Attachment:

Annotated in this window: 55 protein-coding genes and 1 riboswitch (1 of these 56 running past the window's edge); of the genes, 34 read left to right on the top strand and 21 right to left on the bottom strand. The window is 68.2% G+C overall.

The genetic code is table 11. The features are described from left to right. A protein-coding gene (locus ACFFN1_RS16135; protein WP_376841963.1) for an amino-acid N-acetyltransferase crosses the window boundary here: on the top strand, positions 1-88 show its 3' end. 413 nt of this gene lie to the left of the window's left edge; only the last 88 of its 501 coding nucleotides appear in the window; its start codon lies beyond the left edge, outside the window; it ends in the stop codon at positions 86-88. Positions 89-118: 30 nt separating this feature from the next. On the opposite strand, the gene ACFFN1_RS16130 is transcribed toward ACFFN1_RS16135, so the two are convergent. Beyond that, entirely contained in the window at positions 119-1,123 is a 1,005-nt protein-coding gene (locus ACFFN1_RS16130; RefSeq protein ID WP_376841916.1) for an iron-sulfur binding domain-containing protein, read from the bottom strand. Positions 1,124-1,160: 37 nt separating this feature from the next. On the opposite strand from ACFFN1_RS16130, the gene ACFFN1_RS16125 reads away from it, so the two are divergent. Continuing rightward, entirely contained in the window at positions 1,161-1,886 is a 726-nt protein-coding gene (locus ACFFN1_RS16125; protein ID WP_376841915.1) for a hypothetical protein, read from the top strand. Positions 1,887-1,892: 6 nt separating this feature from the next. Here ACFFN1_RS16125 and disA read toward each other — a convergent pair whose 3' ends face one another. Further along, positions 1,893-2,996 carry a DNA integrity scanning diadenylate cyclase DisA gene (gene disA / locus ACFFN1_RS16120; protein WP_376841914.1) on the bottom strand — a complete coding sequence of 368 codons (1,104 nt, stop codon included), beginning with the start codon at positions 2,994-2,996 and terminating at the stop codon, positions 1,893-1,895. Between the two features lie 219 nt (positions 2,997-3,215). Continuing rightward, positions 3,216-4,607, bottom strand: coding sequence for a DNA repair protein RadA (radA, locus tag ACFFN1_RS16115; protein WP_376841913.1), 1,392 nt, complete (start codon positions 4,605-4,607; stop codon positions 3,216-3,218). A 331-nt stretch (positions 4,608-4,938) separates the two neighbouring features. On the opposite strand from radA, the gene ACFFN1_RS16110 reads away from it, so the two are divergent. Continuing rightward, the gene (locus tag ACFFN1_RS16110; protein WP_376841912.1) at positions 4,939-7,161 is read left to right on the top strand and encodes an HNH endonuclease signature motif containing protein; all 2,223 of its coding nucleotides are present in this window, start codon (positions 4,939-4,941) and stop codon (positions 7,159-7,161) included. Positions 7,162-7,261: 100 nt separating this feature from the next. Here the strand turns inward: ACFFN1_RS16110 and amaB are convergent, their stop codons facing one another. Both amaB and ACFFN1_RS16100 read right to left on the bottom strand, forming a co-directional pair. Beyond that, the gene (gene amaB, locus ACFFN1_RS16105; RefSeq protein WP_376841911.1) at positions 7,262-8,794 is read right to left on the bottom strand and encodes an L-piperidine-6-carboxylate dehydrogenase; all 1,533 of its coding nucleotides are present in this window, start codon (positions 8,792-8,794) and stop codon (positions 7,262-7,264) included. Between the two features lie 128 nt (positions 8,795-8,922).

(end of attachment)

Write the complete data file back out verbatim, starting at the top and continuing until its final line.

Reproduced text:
Annotated in this window: 55 protein-coding genes and 1 riboswitch (1 of these 56 running past the window's edge); of the genes, 34 read left to right on the top strand and 21 right to left on the bottom strand. The window is 68.2% G+C overall.

The genetic code is table 11. The features are described from left to right. A protein-coding gene (locus ACFFN1_RS16135; protein WP_376841963.1) for an amino-acid N-acetyltransferase crosses the window boundary here: on the top strand, positions 1-88 show its 3' end. 413 nt of this gene lie to the left of the window's left edge; only the last 88 of its 501 coding nucleotides appear in the window; its start codon lies beyond the left edge, outside the window; it ends in the stop codon at positions 86-88. Positions 89-118: 30 nt separating this feature from the next. On the opposite strand, the gene ACFFN1_RS16130 is transcribed toward ACFFN1_RS16135, so the two are convergent. Beyond that, entirely contained in the window at positions 119-1,123 is a 1,005-nt protein-coding gene (locus ACFFN1_RS16130; RefSeq protein ID WP_376841916.1) for an iron-sulfur binding domain-containing protein, read from the bottom strand. Positions 1,124-1,160: 37 nt separating this feature from the next. On the opposite strand from ACFFN1_RS16130, the gene ACFFN1_RS16125 reads away from it, so the two are divergent. Continuing rightward, entirely contained in the window at positions 1,161-1,886 is a 726-nt protein-coding gene (locus ACFFN1_RS16125; protein ID WP_376841915.1) for a hypothetical protein, read from the top strand. Positions 1,887-1,892: 6 nt separating this feature from the next. Here ACFFN1_RS16125 and disA read toward each other — a convergent pair whose 3' ends face one another. Further along, positions 1,893-2,996 carry a DNA integrity scanning diadenylate cyclase DisA gene (gene disA / locus ACFFN1_RS16120; protein WP_376841914.1) on the bottom strand — a complete coding sequence of 368 codons (1,104 nt, stop codon included), beginning with the start codon at positions 2,994-2,996 and terminating at the stop codon, positions 1,893-1,895. Between the two features lie 219 nt (positions 2,997-3,215). Continuing rightward, positions 3,216-4,607, bottom strand: coding sequence for a DNA repair protein RadA (radA, locus tag ACFFN1_RS16115; protein WP_376841913.1), 1,392 nt, complete (start codon positions 4,605-4,607; stop codon positions 3,216-3,218). A 331-nt stretch (positions 4,608-4,938) separates the two neighbouring features. On the opposite strand from radA, the gene ACFFN1_RS16110 reads away from it, so the two are divergent. Continuing rightward, the gene (locus tag ACFFN1_RS16110; protein WP_376841912.1) at positions 4,939-7,161 is read left to right on the top strand and encodes an HNH endonuclease signature motif containing protein; all 2,223 of its coding nucleotides are present in this window, start codon (positions 4,939-4,941) and stop codon (positions 7,159-7,161) included. Positions 7,162-7,261: 100 nt separating this feature from the next. Here the strand turns inward: ACFFN1_RS16110 and amaB are convergent, their stop codons facing one another. Both amaB and ACFFN1_RS16100 read right to left on the bottom strand, forming a co-directional pair. Beyond that, the gene (gene amaB, locus ACFFN1_RS16105; RefSeq protein WP_376841911.1) at positions 7,262-8,794 is read right to left on the bottom strand and encodes an L-piperidine-6-carboxylate dehydrogenase; all 1,533 of its coding nucleotides are present in this window, start codon (positions 8,792-8,794) and stop codon (positions 7,262-7,264) included. Between the two features lie 128 nt (positions 8,795-8,922).